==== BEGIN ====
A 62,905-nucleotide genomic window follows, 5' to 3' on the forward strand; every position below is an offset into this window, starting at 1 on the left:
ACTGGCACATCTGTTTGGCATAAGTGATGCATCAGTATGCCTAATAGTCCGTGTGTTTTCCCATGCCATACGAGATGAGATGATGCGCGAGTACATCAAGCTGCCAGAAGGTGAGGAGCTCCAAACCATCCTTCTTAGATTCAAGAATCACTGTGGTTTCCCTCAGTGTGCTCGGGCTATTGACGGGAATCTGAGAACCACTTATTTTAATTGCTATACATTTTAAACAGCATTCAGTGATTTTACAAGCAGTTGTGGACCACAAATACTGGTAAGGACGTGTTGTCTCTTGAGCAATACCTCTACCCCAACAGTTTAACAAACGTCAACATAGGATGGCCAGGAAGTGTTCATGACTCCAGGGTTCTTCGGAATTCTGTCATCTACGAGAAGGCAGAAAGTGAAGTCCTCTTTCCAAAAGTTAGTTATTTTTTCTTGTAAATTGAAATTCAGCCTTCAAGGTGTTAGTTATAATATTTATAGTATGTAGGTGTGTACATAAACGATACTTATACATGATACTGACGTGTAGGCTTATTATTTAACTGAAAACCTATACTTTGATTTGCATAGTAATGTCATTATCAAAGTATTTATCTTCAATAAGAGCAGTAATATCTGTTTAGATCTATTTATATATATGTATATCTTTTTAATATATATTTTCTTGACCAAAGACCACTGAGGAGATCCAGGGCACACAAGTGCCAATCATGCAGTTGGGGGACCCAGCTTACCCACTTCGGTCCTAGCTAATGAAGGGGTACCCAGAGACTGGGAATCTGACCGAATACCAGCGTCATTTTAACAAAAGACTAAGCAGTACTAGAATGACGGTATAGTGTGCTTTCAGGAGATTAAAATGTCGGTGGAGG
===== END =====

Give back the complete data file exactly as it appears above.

A 62,905-nucleotide genomic window follows, 5' to 3' on the forward strand; every position below is an offset into this window, starting at 1 on the left:
ACTGGCACATCTGTTTGGCATAAGTGATGCATCAGTATGCCTAATAGTCCGTGTGTTTTCCCATGCCATACGAGATGAGATGATGCGCGAGTACATCAAGCTGCCAGAAGGTGAGGAGCTCCAAACCATCCTTCTTAGATTCAAGAATCACTGTGGTTTCCCTCAGTGTGCTCGGGCTATTGACGGGAATCTGAGAACCACTTATTTTAATTGCTATACATTTTAAACAGCATTCAGTGATTTTACAAGCAGTTGTGGACCACAAATACTGGTAAGGACGTGTTGTCTCTTGAGCAATACCTCTACCCCAACAGTTTAACAAACGTCAACATAGGATGGCCAGGAAGTGTTCATGACTCCAGGGTTCTTCGGAATTCTGTCATCTACGAGAAGGCAGAAAGTGAAGTCCTCTTTCCAAAAGTTAGTTATTTTTTCTTGTAAATTGAAATTCAGCCTTCAAGGTGTTAGTTATAATATTTATAGTATGTAGGTGTGTACATAAACGATACTTATACATGATACTGACGTGTAGGCTTATTATTTAACTGAAAACCTATACTTTGATTTGCATAGTAATGTCATTATCAAAGTATTTATCTTCAATAAGAGCAGTAATATCTGTTTAGATCTATTTATATATATGTATATCTTTTTAATATATATTTTCTTGACCAAAGACCACTGAGGAGATCCAGGGCACACAAGTGCCAATCATGCAGTTGGGGGACCCAGCTTACCCACTTCGGTCCTAGCTAATGAAGGGGTACCCAGAGACTGGGAATCTGACCGAATACCAGCGTCATTTTAACAAAAGACTAAGCAGTACTAGAATGACGGTATAGTGTGCTTTCAGGAGATTAAAATGTCGGTGGAGG